Contact with Jack Riley

18987780_10212798121012186_1059439199_o

 

We are lovers of dance here at Leiden and are always on the look out for interesting new artists and engaging new performance works to go and see.

Contact is a new contemporary dance work made by Jack Riley in collaboration with a number of other artists working across multiple disciplines. Jack grew up here in Canberra before moving to Melbourne to study dance further at the Victorian College of the Arts. He recently returned to showcase his new work at the Gorman House Arts Centre before it goes on to be performed in the Melbourne Fringe Festival.

We caught up with him to find out more about this intriguing new performance.

 

Leiden: What was it like growing up dancing in Canberra?

Jack: The best thing about growing up dancing in Canberra is definitely being a part of QL2‘s Youth Dance Ensemble. I was with them from 2009 and did their major season for the next five years before I left for tertiary training at the Victorian college of The Arts (VCA). It was an incredible experience being able to dance for well-established choreographers and learning the methodologies of QL2, which for me was a combination of discipline and creative thinking in regards to the process of making dance.

 

L: What was your experience at VCA?

J: Dancing at VCA has shaped my dance practice and how I approach art and dance. There is a beautiful culture that they breed towards dance that is infectious, in the best possible way. It’s a three year course that gives you the space and time to really give yourself over to the art of dance and give you the skills required to pursue a career in dance. I’m very thankful for this experience and the people I have met along the way as I feel these people are the ones I will be working with for years to come.

 

L: Tell us a little about your practice? How do you approach making a work?

J: I love making work. It gives me a great deal of liberation and satisfaction to have the opportunity to bring to life my ideas through movement. My approach is simple, it starts out as an idea or vague feeling inside my mind and then I try to bring it to fruition with the bodies I have in the studio with me. Often there is a lot of improvisation that goes on throughout the process, a lot of filming and a lot of going back and forth doing something over and over again until you can distill it down to something that is rich enough to present.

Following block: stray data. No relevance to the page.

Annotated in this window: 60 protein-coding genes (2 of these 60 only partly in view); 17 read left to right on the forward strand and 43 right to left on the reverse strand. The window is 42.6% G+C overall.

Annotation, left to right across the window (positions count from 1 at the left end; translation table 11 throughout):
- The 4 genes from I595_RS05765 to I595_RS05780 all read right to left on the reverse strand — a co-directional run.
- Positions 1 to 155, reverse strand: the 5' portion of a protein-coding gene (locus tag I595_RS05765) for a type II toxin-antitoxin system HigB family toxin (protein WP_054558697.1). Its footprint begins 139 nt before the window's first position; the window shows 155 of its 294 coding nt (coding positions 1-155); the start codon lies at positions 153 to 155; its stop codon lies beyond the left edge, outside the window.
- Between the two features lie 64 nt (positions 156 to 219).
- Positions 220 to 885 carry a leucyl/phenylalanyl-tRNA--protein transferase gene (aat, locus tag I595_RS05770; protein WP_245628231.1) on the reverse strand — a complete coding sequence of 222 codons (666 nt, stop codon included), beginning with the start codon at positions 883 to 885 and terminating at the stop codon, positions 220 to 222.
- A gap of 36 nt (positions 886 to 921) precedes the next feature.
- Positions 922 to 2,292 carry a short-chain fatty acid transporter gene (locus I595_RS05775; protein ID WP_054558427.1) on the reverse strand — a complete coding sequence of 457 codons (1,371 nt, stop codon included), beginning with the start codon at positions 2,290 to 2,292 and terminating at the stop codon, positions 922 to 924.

L: What ideas are you exploring in your new show?

J: Contact explores exactly what it states, bodies and objects coming in and out of contact with each other. I try to reposition the audience to think differently about simple objects that we already know to view them in a completely seperate way, perhaps a ladder an ironing board, a chair. The work is probably not as narrative based as others however it moves through states of energetic modes that can be intense and even emotional, and aesthetic value is always considered. I don’t like to work with characters because I believe the body can say enough on its own without putting anything else on top of it, although as you will see, characterisation naturally arises regardless.

 

L: What is it like working with a live score?

J: It’s incredible to work with live sound, our sound composer Robert Downie is a wizard on the synth and can make just about any kind of sound you want. Working with him I feel I have more control over what we are putting on stage because he is in the room working with us from day one, he is a part of the work just as much as the dancers are. Robert and I have been working together for over a year now so the relationship is a mutual understanding of what he is capable of and what the work needs, I feel very lucky to have met him and I know this will not be the last project we work together on.

 

L: Tell us about the costumes?

J: The costume designer is another wonderful friend and collaborator I’m lucky enough to work with. Andrew Treloar is a multi disciplinary artist living and working in Melbourne and one of the biggest facilitators of my dance practice. He has worked with many different artists and companies in Australia and on this project with us, his designing factor has an edge of fashion and science fiction feel to it. Black is the palate that covers the work in a futuristic sense. Andrew is a wonderful person to work with, dedicated and loyal friend.

 

Emma Batchelor

Emma Batchelor

As well as a near obsessive interest in fashion, Emma is a former scientist, occasional contemporary dancer, avid reader and self-confessed cat lady (she has three). Emma lived in Leiden in the Netherlands as a baby and Leiden ought to have been her middle name had her mother thought of it at the time and not chosen Louise instead.

Leave a Reply

Your email address will not be published. Required fields are marked *